Andrew Grotto is the founding director of the Program on Geopolitics, Technology and Governance at Stanford University, where his research and writing examine governance challenges associated with digital technologies in a global context. He also serves as faculty lead for the Cyber Policy and Security specialization in Stanford’s Ford Dorsey Master’s in International Policy graduate program and teaches the core course for the specialization. Before arriving at Stanford in July 2017, Grotto was the Senior Director for Cyber Policy on the National Security Council, a position he assumed in 2015. In that capacity, he managed a team of senior experts advising two Presidents and their cabinets on a range of cyber policy issues, including defense of the financial services, energy, communications, transportation, health care, electoral infrastructure, and other vital critical infrastructure sectors; cybersecurity risk management policies for federal networks; consumer cybersecurity; and cyber incident response policy and incident management. Grotto is also the founder of Sagewood Global Strategies LLC, a boutique advisory services company that helps directors, officers and other senior leaders in business and government manage geopolitical, reputational, and regulatory risks associated with digital technologies. He also serves on the board of directors of Slamfire and the advisory board of Cygnvs.
Data Migration in Vast Machines: Smart Cities, Digital Twins and Spatial Data Infrastructures
Tracey P. Lauriault, Associate Professor of Critical Media and Big Data, School of Journalism and Communication, Carleton University, Ottawa, ON, Canada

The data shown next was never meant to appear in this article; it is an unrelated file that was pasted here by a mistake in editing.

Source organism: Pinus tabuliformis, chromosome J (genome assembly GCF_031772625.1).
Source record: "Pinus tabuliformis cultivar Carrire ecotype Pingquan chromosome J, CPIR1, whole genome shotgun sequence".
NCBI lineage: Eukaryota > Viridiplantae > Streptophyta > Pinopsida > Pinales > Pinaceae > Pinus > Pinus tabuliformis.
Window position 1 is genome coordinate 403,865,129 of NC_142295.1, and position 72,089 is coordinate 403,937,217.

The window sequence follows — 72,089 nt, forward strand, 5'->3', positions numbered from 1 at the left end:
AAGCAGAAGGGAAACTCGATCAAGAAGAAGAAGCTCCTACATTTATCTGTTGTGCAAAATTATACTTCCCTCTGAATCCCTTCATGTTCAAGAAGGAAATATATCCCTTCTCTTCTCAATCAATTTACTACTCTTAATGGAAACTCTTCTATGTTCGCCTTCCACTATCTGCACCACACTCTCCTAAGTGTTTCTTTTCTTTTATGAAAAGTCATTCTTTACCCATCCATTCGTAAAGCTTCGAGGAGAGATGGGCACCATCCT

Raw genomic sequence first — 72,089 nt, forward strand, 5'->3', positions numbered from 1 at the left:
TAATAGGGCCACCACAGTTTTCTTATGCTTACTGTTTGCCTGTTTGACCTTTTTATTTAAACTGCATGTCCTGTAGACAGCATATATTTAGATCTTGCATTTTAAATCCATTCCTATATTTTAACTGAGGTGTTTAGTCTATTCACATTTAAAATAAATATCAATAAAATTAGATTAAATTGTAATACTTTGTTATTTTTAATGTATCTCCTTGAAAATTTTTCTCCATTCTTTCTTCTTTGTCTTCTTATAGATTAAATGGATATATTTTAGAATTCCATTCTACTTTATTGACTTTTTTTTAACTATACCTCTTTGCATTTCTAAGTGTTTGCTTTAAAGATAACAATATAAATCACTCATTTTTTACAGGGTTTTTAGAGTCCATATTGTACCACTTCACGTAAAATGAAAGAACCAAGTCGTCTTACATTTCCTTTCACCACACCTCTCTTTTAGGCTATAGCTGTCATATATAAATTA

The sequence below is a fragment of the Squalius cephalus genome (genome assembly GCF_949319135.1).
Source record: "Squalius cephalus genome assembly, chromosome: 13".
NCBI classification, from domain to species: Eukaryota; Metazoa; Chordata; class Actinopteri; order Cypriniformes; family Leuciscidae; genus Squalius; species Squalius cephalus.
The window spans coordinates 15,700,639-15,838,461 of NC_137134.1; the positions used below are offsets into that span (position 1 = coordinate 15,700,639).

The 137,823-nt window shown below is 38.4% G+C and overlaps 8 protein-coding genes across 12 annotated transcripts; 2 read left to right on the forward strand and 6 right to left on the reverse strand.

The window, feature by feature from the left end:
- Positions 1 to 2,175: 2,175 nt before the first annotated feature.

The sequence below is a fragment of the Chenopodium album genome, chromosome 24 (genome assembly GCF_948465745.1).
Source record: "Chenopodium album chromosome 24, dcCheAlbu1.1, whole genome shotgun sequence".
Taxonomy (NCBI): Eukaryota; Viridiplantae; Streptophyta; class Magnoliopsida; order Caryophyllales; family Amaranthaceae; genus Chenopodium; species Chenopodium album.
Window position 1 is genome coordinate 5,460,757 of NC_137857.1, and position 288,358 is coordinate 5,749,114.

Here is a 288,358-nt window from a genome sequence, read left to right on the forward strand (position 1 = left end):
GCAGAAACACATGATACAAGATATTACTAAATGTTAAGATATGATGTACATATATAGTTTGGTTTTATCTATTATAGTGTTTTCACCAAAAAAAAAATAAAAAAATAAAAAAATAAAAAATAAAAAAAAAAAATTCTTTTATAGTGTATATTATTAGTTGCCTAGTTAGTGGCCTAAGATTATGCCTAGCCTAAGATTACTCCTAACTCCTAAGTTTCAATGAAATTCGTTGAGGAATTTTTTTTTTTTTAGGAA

Smart cities, digital twins and spatial data infrastructures are by their nature multiscalar complex social and technological systems intentionally built for data to flow between sensors and meters, to create models, simulations, maps, and virtual and augmented reality visualizations. These may also involve automated processes and immersive experiences. These systems vary in scale, whereby a digital twin could be one building or factory, a smart system could be a city with an instantiation of one or more digital twins, and a spatial data infrastructure may be a province, nation state, region, global or planetary in scale, and it might include smart cities and digital twins. Digital twins could also be national in scale while smart city systems could be interconnected to other cities in other jurisdictions. What is certain, is that in these systems, data migrate within and between organizations and jurisdictions, and depending on the case, data flow at local, national, regional, global and planetary scales, and can be characterized as vast machines (Edwards 2020). In this Datalab Seminar I will discuss some early thinking that suggests that these data and technological systems might be useful cases in support of Anu Masso’s work on Data Migration and her call for the need to take a Social Transformation Approach to understanding data transfers, flows and migration.